Safavian Lied About Dealings With Abramoff, Prosecutor Says
Thursday, May 25, 2006
Prosecutors accused David H. Safavian, the federal government's former top procurement official, of lying repeatedly to investigators as the first trial related to the political corruption scandal of lobbyist Jack Abramoff got underway yesterday.
Safavian is accused of concealing the truth and obstructing federal inquiries about his relationship with Abramoff and also about a golfing trip the two men took in 2002 to Scotland and London. Prosecutors signaled that they plan to rely heavily on hundreds of e-mails between Safavian and Abramoff to show that Abramoff was seeking two government properties over which Safavian had influence while offering Safavian favors, including the overseas trip.
"The defendant lied, concealed and misled" federal investigators about his dealings with Abramoff, prosecutor Peter Zeidenberg told a jury in U.S. District Court here yesterday. Zeidenberg said that he would show "examples of concrete assistance" that Safavian offered to Abramoff and also prove that Safavian lied about the details of his interactions with Abramoff to Senate staffers and to an ethics officer and an investigator of the General Services Administration, where Safavian worked at the time.
In response, Safavian's lawyer, Barbara Van Gelder, said, "This evidence is mostly paper," referring to the e-mail traffic. She added, "Don't believe everything you read."
"David Safavian never lied," she said. Rather, she asserted, prosecutors were trying to prove Safavian's "guilt by association" with Abramoff, who this year pleaded guilty to charges of attempting to corrupt public officials, but in 2002 was a highly regarded lobbyist and longtime Safavian friend. "David Safavian was not in Jack Abramoff's pocket, but he was his friend," Van Gelder said.
The crux of her defense, she explained, would be to show that Abramoff was not engaged in any formal business with the GSA -- in the form of contracts or bids -- and that while Safavian might have been misled by Abramoff, he had been forthright with federal investigators.
The Abramoff affairs have so far led to guilty pleas by Abramoff and four of his former associates. The Safavian case is the first Abramoff-related case to go to trial, and its outcome is considered by legal experts an important gauge of how successful similar cases might be.
Safavian, 38, was arrested last September, and he resigned as the White House's chief procurement officer. Earlier in his career, he had been a lobbyist with anti-tax advocate Grover Norquist and separately with Abramoff, and also worked as a congressional aide.
At the time of the e-mail exchanges discussed in court, Safavian was the deputy chief of staff and later chief of staff at the GSA, the agency that oversees the purchase and leasing of the government's billions of dollars in property around the country.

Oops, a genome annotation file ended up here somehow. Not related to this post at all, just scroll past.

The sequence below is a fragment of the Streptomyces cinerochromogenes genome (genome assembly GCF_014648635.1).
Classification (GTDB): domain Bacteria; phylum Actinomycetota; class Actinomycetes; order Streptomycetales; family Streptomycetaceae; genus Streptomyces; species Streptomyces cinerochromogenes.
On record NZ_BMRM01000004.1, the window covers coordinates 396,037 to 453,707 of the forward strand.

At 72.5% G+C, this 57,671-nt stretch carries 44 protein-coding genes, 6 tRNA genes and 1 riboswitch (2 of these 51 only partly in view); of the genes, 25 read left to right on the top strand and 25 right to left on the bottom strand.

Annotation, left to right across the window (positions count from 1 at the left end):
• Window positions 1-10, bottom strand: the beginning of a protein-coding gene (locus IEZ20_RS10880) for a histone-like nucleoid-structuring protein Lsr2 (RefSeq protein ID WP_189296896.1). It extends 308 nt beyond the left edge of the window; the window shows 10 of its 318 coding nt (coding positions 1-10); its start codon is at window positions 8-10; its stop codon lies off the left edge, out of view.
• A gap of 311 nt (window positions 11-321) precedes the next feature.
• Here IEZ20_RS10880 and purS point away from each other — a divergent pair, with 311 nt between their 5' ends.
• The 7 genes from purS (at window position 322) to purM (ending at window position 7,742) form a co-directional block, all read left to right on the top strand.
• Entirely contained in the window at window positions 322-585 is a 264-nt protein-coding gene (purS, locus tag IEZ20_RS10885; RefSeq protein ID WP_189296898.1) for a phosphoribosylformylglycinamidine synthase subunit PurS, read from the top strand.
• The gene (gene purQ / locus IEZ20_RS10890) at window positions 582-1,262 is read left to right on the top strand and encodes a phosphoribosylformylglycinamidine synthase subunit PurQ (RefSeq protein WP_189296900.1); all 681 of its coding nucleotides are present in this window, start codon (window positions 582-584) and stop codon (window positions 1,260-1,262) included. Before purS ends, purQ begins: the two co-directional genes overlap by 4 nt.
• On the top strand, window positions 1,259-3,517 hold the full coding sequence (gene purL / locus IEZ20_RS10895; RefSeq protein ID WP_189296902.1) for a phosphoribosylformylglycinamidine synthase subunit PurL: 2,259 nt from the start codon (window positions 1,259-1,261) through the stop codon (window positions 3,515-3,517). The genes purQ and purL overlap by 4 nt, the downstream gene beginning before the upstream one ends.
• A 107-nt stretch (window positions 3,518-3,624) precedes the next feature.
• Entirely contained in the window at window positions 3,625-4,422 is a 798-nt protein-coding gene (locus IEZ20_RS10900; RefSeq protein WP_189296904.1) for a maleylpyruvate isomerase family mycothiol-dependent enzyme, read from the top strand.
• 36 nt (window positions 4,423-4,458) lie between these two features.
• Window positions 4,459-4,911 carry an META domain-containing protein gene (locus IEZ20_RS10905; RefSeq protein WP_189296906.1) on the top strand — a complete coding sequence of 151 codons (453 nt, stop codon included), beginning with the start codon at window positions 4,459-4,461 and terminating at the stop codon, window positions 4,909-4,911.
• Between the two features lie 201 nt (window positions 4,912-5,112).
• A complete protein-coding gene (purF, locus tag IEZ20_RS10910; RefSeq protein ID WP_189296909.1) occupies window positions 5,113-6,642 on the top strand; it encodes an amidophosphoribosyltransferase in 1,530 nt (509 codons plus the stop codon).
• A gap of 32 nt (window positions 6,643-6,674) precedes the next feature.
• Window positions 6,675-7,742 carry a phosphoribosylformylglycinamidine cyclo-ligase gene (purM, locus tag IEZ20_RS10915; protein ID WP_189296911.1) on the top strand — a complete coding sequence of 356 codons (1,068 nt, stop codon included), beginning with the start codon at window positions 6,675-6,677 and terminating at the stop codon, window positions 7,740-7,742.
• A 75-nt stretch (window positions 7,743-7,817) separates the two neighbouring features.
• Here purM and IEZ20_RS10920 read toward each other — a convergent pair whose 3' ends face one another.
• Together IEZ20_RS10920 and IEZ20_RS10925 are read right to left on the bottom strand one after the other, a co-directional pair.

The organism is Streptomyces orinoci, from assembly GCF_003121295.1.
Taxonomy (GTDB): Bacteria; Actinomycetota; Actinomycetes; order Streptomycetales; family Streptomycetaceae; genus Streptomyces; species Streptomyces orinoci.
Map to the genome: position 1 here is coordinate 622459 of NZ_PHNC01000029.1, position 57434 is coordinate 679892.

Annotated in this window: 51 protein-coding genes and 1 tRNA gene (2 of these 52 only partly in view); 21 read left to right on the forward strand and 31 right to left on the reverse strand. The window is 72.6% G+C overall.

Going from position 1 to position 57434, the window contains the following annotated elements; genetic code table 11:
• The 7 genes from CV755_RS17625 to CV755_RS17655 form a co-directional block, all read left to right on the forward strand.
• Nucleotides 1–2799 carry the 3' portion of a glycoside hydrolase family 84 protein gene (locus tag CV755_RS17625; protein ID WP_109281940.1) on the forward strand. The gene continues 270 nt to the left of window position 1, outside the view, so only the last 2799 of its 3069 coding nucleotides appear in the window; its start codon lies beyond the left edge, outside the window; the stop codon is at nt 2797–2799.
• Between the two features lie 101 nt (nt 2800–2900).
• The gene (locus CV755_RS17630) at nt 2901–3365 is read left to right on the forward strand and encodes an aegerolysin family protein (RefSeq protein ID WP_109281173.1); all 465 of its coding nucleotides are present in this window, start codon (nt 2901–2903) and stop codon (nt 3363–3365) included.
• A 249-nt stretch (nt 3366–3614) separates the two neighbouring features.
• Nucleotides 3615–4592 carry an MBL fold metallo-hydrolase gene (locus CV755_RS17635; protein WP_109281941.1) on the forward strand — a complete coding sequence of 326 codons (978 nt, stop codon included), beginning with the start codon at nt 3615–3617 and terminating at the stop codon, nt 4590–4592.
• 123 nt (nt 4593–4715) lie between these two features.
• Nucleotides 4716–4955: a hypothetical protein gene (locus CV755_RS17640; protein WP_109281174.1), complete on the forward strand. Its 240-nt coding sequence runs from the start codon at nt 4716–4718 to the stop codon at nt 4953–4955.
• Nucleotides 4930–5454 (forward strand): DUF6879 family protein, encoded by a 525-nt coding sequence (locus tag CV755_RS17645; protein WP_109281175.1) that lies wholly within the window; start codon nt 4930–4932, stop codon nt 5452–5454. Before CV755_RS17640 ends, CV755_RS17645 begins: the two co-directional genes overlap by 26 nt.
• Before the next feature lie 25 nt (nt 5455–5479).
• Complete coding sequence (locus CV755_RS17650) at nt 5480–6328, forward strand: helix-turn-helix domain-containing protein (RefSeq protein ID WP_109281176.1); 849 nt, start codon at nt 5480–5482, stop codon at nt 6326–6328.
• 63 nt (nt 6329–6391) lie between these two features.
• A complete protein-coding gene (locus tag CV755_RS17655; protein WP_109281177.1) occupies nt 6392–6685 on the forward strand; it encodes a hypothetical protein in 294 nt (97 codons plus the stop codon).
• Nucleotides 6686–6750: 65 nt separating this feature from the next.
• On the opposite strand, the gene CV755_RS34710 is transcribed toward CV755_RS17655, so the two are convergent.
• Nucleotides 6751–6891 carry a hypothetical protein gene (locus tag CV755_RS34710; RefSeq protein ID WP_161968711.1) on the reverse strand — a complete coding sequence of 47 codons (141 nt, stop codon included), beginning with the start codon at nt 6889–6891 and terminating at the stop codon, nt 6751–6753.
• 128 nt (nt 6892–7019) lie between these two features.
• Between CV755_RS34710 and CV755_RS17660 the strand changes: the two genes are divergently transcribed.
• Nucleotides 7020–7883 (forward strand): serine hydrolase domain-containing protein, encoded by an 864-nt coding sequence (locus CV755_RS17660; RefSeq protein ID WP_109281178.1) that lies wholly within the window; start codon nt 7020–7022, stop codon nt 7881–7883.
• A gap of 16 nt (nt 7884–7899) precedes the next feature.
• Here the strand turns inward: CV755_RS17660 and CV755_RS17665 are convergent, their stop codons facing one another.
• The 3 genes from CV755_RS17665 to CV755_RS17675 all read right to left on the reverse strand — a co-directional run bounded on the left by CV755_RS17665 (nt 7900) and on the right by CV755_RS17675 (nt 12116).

Soon after Safavian went to the GSA in May 2002, Zeidenberg said, Abramoff and Safavian began e-mailing each other about two properties controlled by the GSA that Abramoff wanted to acquire. One was a parcel of land in White Oak, on which Abramoff hoped to situate a Jewish high school he founded. The second was the Old Post Office Building on Pennsylvania Avenue NW, midway between the White House and Capitol Hill. Abramoff wanted to convert the historic but underused structure into a luxury hotel.
Some of the e-mails were filled with information on the status of both properties. The subject line of one e-mail from Safavian to Abramoff read "Status of White Oak." At the same time, Safavian was invited and agreed to attend the junket to St. Andrews in Scotland, the reputed birthplace of golf, which was arranged by Abramoff and included congressional aides and Rep. Robert W. Ney (R-Ohio), who is now under investigation by the Justice Department for his connections to Abramoff.
Before he went on the trip that summer, Safavian asked the GSA ethics office whether he could accept airfare for the trip without breaching the agency's code of conduct. In an e-mail requesting the ruling, Safavian called Abramoff a friend and a lobbyist "but one that has no business before GSA (he does all of this work on Capitol Hill)." The office replied that Safavian could accept the airfare. Nonetheless, Safavian wrote Abramoff a check for $3,100 before the journey began.
Zeidenberg called that check "window dressing" because it represented a small fraction of the actual cost of the trip, which included private jet service and a week's worth of first-class accommodations in Scotland and London. He also said that Safavian lied about Abramoff's interaction with the GSA, citing the many e-mails between the men about White Oak and the Old Post Office.
Shortly before the group flew off to golf in August 2002, Abramoff attended a meeting -- arranged by Safavian -- about the White Oak property at GSA headquarters in Washington, Zeidenberg said.
Abramoff is not expected to testify at the Safavian trial, which is likely to continue into next week. He pleaded guilty in January to federal charges of bribery, conspiracy, tax evasion and mail fraud. As early as today Neil G. Volz, a former top aide to Ney and a former lobbying partner of Abramoff's, is expected to testify. Volz pleaded guilty May 8 to attempting to corrupt public officials.